City Forming Task Force to Examine Broadband Options

City Forming Task Force to Examine Broadband Options

City forming broadband Task Force to examine options to increase competition, reduce pricing, and improve speed

The City of Cambridge is forming a Task Force to examine broadband for the City, seeking to increase competition, reduce pricing, and improve speed, reliability and customer service. This Task Force comes after a call in this space for a group to study city-owned broadband, and a subsequent City Council policy order requesting the City Manager act to create such a group.

A series of events have put new focus on broadband options. Earlier this year, a Washington DC appeals court overturned federal "net neutrality" regulations, the policy that requires internet providers to treat all network traffic equally. Comcast, the nation's dominant internet and cable TV provider, announced its intention to merge with its largest rival, Time Warner Cable, thus further consolidating a highly concentrated industry. Then, Federal Communications Commission chair Tom Wheeler, a former lobbyist for the cable and wireless industries announced that he would support "fast lanes," a policy by which well-heeled companies could buy faster access to homes and businesses. Cable TV is already among the most reviled industries. The fear that Comcast's concentrated power as well as the industry's apparent control of the FCC have reignited the search for alternatives. For Cambridge, the issues are just the national ones of a free and open internet. Cambridge also faces a digital divide where internet service is beyond the financial means of some families and an internet infrastructure that needs to support its unique innovation industries.

Cambridge officials have taken these concerns seriously. The Department of Public Works has been exploring the physical requirements for networking. City staff have been meeting with Susan Crawford, Visiting Faculty at the Harvard Law School, and one of the nation's leading advocates for municipal broadband, as well as Comcast and Verizon. The City's budget for Fiscal Year 2015, which starts in July, contains money to support the work of a Task Force. And the call for applications to the Task Force, reproduced below, has an unusually agressive deadline of May 30th.

City Manager Richard C. Rossi is seeking applicants to serve on a new Task Force which will examine broadband service in Cambridge and evaluate our fiber infrastructure. The Task Force will examine options to increase competition, reduce pricing, and improve speed, reliability and customer service for both residents and businesses. Additionally, the Task Force will investigate scenarios for leveraging the City’s current or future fiber assets to expand access to broadband services, such as service to CHA properties.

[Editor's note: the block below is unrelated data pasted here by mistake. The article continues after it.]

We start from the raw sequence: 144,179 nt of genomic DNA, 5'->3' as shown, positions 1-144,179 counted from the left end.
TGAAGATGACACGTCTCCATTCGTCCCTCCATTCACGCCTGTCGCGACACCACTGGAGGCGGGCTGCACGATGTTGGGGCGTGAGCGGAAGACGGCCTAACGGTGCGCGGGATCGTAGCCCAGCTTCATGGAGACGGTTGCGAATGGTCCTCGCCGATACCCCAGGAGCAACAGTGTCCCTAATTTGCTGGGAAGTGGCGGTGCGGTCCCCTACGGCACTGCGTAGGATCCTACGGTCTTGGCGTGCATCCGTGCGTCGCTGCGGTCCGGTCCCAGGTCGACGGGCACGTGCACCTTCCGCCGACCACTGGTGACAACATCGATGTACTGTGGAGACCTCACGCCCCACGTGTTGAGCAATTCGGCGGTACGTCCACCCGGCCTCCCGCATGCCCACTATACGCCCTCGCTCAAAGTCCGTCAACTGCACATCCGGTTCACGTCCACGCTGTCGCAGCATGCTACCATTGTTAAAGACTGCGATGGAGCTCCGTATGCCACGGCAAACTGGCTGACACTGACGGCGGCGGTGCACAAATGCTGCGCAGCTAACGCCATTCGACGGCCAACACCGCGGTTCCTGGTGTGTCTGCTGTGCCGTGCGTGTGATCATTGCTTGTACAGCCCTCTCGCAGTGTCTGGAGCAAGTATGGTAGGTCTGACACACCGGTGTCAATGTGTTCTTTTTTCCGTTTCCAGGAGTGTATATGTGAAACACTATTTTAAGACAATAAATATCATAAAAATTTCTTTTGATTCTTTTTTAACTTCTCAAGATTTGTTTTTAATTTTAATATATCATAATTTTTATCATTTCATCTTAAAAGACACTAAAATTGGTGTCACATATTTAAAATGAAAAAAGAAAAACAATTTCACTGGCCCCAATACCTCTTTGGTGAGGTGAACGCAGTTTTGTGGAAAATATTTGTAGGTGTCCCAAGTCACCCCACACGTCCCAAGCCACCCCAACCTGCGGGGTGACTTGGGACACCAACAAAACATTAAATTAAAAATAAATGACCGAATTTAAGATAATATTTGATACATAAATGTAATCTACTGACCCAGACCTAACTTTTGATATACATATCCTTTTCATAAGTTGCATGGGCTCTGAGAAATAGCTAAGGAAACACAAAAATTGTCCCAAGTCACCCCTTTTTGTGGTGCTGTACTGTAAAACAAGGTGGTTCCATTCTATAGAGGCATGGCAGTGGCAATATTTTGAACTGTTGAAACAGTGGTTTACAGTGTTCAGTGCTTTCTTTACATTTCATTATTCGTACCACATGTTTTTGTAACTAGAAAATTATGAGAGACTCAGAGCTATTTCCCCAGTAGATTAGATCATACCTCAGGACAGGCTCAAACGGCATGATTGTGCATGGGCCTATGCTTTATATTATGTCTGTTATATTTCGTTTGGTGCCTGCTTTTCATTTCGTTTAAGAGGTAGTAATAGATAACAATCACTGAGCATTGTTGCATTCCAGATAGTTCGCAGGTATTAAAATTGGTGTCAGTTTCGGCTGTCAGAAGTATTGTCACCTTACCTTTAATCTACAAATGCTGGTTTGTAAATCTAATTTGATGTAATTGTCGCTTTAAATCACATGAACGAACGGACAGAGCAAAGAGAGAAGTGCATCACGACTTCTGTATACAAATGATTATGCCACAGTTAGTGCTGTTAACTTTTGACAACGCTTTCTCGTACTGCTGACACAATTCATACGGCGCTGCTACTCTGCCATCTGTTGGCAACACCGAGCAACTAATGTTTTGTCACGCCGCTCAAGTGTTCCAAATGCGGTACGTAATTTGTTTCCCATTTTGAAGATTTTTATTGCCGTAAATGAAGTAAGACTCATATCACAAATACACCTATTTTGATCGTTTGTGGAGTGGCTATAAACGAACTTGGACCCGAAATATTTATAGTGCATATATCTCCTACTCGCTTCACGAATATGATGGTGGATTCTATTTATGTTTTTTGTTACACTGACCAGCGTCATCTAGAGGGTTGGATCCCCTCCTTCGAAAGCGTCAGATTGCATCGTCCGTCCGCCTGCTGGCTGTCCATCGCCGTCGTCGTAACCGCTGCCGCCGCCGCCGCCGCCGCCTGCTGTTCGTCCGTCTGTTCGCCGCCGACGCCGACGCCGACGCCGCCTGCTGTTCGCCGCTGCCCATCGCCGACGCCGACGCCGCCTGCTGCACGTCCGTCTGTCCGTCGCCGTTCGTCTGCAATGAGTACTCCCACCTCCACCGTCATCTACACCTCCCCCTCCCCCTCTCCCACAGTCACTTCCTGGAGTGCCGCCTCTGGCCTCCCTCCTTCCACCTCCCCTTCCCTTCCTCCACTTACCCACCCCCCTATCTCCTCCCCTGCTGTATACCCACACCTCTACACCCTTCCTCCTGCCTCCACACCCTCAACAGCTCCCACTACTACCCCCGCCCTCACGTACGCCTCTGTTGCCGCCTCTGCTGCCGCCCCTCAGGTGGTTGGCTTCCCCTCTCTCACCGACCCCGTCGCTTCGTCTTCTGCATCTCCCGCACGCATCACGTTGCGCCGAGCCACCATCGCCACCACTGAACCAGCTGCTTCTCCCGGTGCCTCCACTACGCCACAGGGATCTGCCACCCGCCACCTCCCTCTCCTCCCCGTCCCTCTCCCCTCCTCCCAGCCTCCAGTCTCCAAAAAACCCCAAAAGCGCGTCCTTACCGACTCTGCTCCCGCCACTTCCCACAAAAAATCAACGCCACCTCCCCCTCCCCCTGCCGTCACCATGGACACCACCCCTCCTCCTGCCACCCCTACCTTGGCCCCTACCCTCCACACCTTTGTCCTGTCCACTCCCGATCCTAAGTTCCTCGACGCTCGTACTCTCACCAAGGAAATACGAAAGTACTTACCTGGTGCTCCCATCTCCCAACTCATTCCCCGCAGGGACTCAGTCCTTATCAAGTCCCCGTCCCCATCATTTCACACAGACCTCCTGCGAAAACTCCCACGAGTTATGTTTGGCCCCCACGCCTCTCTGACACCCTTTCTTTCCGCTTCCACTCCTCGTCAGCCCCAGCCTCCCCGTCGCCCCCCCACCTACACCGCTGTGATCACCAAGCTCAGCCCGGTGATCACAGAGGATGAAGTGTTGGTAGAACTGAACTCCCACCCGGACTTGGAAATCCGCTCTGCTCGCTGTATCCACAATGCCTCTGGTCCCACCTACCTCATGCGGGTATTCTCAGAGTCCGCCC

The work of the Task Force will help to ensure that Cambridge remains a world-class City in which to live, work, innovate and learn. The final report of the committee will assist the City in planning for the future and setting realistic expectations with the public, as creating alternative solutions can take years to fully implement.

The Task Force will meet on a regular basis and will be charged with:

  • Engaging the broader community, including residents, business and university partners, in understanding their current and future broadband needs;
  • Understanding and documenting existing broadband service in Cambridge – speed, reliability, cost and customer service;
  • Understanding and documenting the existing broadband and fiber infrastructure – both private and public;
  • Examining best practices and models used by other municipalities across the United States to improve access to broadband services;
  • Developing a range of alternatives for improving access to broadband services, including: increased private competition, a mesh network, a municipal fiber network connected to public housing properties, a municipal fiber backbone throughout the city and a complete municipal broadband network;
  • Evaluating each alternative by conducting an analysis of the level of service provided, cost to customers and to the City, customer service, sustainability and flexibility of the system to adapt to improving technologies;
  • Creating business models for providing internet service that includes: funding, cost recovery, governance model, and subscription structure, including options for people with limited ability to pay; and
  • Developing recommendations for leveraging public- private partnerships, including regional initiatives, in achieving alternative access to broadband services.

Residents and interested members of Cambridge’s university, innovation, civic and business communities are encouraged to apply. Prospective members should send a letter via mail, email or fax by Friday, May 30, 2014 briefly describing the applicant’s interest in the committee, relevant background, skills and experience to:

Richard C. Rossi, City Manager
City of Cambridge
795 Massachusetts Avenue
Cambridge, MA 02139
Ph: 617-349-4300 Fax: 617-349-4307

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Creative Commons License
This work by Saul Tannenbaum is licensed under a Creative Commons Attribution-NonCommercial-ShareAlike 4.0 International License.
Image courtesy Free Press, under a CC BY-NC-SA 2.5 license


Thank you Saul. This is good news as long as it doesn't hurt CCTV, although I'm sure we'll find our way. But something has to be done.

Where are free WiFi around Cambridge 02139 and 02138 ?